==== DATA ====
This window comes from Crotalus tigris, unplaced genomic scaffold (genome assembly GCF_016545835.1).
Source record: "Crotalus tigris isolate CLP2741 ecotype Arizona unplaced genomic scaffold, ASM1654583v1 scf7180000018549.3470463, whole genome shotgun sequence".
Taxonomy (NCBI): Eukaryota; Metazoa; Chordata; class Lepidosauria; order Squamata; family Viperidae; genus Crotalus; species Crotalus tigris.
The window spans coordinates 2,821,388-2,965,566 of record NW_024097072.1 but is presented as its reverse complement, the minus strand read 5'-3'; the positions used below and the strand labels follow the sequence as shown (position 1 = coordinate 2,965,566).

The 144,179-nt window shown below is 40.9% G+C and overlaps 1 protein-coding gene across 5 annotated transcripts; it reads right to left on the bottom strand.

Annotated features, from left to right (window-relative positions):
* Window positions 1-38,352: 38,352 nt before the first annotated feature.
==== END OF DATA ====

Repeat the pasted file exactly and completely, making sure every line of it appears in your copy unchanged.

This window comes from Crotalus tigris, unplaced genomic scaffold (genome assembly GCF_016545835.1).
Source record: "Crotalus tigris isolate CLP2741 ecotype Arizona unplaced genomic scaffold, ASM1654583v1 scf7180000018549.3470463, whole genome shotgun sequence".
Taxonomy (NCBI): Eukaryota; Metazoa; Chordata; class Lepidosauria; order Squamata; family Viperidae; genus Crotalus; species Crotalus tigris.
The window spans coordinates 2,821,388-2,965,566 of record NW_024097072.1 but is presented as its reverse complement, the minus strand read 5'-3'; the positions used below and the strand labels follow the sequence as shown (position 1 = coordinate 2,965,566).

The 144,179-nt window shown below is 40.9% G+C and overlaps 1 protein-coding gene across 5 annotated transcripts; it reads right to left on the bottom strand.

Annotated features, from left to right (window-relative positions):
* Window positions 1-38,352: 38,352 nt before the first annotated feature.